Ceeramic Knives

Discussion in 'Food and nutrition' started by Allan Matthews, Dec 4, 2005.

  1. I notice there are a few ceramic knives produced by companies other
    that Kyocera. There are priced relatively low. Has anybody bought
    one of these?
     
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  2. Kathleen

    Kathleen Guest

    I have the Kyocera ceramic chef knife.
    I have to say that even though it was outrageously expensive, it is
    fabulous.
    Mine was a gift so I didn't even have to pay for it.
    It is almost three years old and as sharp as the day I got it.
    You can cut lettuce etc. without worrying about browning becuase it
    isn't metal.
    You do have to be careful with it though. I chipped off the tip almost
    as soon as I got it but other than that it is perfect. Don't put it in
    the dishwasher. Mine gets used so much I am never willing to wait for
    the dishwasher to wash it anyway.
    Christmas is coming - put it on your list!
    K.


    Allan Matthews wrote:
    > I notice there are a few ceramic knives produced by companies other
    > that Kyocera. There are priced relatively low. Has anybody bought
    > one of these?
     
  3. aem

    aem Guest

    Kathleen wrote:
    > [snip] Don't put it in
    > the dishwasher. Mine gets used so much I am never willing to wait for
    > the dishwasher to wash it anyway.


    Wandering here, but have to say it: no knife should be put in a
    dishwasher -- none, no matter what kind, under no circumstances, never.
    Proper handling of a knife goes like this: take it out of its block
    or holder, cut with it, rinse it, dry it, put it back. Notice it never
    left your hand. Make it your never to be violated habit. When you've
    done it properly 100 times we'll talk about adding a steel to the
    routine. -aem
     
  4. Dave Smith

    Dave Smith Guest

    Kathleen wrote:

    > I have the Kyocera ceramic chef knife.
    > I have to say that even though it was outrageously expensive, it is
    > fabulous.
    > Mine was a gift so I didn't even have to pay for it.
    > It is almost three years old and as sharp as the day I got it.


    Mine are at least 10 years old and still as sharp as the day I bought them.

    > You do have to be careful with it though. I chipped off the tip almost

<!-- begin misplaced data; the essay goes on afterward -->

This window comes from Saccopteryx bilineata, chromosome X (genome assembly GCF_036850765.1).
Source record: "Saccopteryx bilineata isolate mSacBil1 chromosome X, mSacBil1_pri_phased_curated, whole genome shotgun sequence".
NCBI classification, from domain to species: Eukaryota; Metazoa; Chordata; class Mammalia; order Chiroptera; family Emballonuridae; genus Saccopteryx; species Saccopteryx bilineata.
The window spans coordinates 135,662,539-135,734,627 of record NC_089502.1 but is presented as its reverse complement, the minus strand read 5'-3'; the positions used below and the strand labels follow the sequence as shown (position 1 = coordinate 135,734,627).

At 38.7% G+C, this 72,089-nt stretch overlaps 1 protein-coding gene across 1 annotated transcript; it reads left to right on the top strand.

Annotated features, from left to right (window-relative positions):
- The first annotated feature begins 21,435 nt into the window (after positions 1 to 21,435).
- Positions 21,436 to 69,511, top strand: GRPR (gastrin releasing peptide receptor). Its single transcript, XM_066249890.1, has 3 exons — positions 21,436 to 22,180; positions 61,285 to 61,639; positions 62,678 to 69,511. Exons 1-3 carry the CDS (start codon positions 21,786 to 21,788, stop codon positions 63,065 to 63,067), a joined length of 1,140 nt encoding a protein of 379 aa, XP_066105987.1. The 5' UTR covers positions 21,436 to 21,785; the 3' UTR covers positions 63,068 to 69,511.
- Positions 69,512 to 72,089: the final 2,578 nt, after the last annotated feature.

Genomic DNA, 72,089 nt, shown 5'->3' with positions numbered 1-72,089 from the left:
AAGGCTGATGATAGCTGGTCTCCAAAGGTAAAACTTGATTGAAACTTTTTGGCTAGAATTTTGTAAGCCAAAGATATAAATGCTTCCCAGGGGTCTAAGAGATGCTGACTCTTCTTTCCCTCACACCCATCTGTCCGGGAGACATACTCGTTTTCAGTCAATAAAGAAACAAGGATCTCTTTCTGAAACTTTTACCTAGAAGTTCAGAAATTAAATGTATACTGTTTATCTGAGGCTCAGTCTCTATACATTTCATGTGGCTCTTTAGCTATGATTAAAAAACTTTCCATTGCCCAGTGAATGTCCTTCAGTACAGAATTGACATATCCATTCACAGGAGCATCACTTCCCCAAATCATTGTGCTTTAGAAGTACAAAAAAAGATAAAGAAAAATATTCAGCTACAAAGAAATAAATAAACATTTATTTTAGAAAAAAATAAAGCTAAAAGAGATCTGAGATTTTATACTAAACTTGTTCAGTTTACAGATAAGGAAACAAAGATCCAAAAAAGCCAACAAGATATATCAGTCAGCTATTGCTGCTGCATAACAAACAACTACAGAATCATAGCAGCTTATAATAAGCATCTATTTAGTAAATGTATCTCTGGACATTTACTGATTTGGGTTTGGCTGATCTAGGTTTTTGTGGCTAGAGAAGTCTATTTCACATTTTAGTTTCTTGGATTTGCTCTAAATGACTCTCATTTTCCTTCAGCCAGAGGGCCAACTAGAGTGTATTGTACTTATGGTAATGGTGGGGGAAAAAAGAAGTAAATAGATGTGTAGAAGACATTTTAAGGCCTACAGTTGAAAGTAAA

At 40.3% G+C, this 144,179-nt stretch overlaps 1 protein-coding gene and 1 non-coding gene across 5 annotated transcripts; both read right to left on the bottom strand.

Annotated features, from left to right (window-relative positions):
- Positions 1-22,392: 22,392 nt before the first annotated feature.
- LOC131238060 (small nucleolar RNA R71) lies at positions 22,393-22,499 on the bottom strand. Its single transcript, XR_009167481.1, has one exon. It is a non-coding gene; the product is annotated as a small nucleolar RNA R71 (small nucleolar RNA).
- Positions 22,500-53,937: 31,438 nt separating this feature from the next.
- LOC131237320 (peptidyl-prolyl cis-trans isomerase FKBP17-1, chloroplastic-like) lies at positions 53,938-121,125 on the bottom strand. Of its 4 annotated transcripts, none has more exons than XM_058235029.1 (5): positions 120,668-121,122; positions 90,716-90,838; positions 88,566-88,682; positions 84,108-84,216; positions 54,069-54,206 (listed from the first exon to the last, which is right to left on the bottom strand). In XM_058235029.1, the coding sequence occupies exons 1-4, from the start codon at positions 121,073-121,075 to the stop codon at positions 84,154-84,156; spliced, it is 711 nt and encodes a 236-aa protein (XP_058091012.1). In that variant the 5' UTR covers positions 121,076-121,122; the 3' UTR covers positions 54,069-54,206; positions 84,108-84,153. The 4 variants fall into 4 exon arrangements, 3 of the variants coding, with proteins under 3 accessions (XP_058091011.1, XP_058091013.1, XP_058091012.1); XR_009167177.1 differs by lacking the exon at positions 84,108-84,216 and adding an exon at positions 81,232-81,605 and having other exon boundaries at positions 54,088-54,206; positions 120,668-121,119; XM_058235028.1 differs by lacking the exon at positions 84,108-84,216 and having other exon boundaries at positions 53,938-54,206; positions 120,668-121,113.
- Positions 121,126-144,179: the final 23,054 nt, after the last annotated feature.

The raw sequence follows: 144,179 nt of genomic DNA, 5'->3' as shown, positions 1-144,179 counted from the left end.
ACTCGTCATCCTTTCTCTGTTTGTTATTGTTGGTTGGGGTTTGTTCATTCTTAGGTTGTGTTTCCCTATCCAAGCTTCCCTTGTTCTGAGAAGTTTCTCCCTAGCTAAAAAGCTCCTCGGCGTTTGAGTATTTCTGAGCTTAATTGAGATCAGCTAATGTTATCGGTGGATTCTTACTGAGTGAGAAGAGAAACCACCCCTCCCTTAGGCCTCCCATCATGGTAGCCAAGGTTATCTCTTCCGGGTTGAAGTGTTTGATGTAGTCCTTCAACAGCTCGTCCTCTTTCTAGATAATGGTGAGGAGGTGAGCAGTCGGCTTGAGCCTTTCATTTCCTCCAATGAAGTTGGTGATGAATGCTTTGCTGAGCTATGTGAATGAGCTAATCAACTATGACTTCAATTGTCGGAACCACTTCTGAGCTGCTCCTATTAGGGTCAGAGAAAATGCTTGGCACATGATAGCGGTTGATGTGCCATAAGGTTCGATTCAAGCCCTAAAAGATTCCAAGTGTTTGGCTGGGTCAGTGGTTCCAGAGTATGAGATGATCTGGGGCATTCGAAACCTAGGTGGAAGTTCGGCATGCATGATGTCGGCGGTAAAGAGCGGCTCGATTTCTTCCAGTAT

> as soon as I got it but other than that it is perfect


    The ends are chipped both of mine, but that happened with in months of
    getting them. We have been more careful with them.


    >
     
  5. Dave Smith

    Dave Smith Guest

    Kathleen wrote:

    > I have the Kyocera ceramic chef knife.
    > I have to say that even though it was outrageously expensive, it is
    > fabulous.
    > Mine was a gift so I didn't even have to pay for it.
    > It is almost three years old and as sharp as the day I got it.


    Mine are at least 10 years old and still as sharp as the day I bought them.

    > You do have to be careful with it though. I chipped off the tip almost
    > as soon as I got it but other than that it is perfect


    The ends are chipped both of mine, but that happened with in months of
    getting them. We have been more careful with them.


    >
     
  6. Steve knight

    Steve knight Guest


    >Wandering here, but have to say it: no knife should be put in a
    >dishwasher -- none, no matter what kind, under no circumstances, never.
    > Proper handling of a knife goes like this: take it out of its block
    >or holder, cut with it, rinse it, dry it, put it back. Notice it never
    >left your hand. Make it your never to be violated habit. When you've
    >done it properly 100 times we'll talk about adding a steel to the
    >routine. -aem


    a dishwasher can only hurt a knife if A it bangs against something and
    B if it has a wooden handle.
    Knight-Toolworks
    http://www.knight-toolworks.com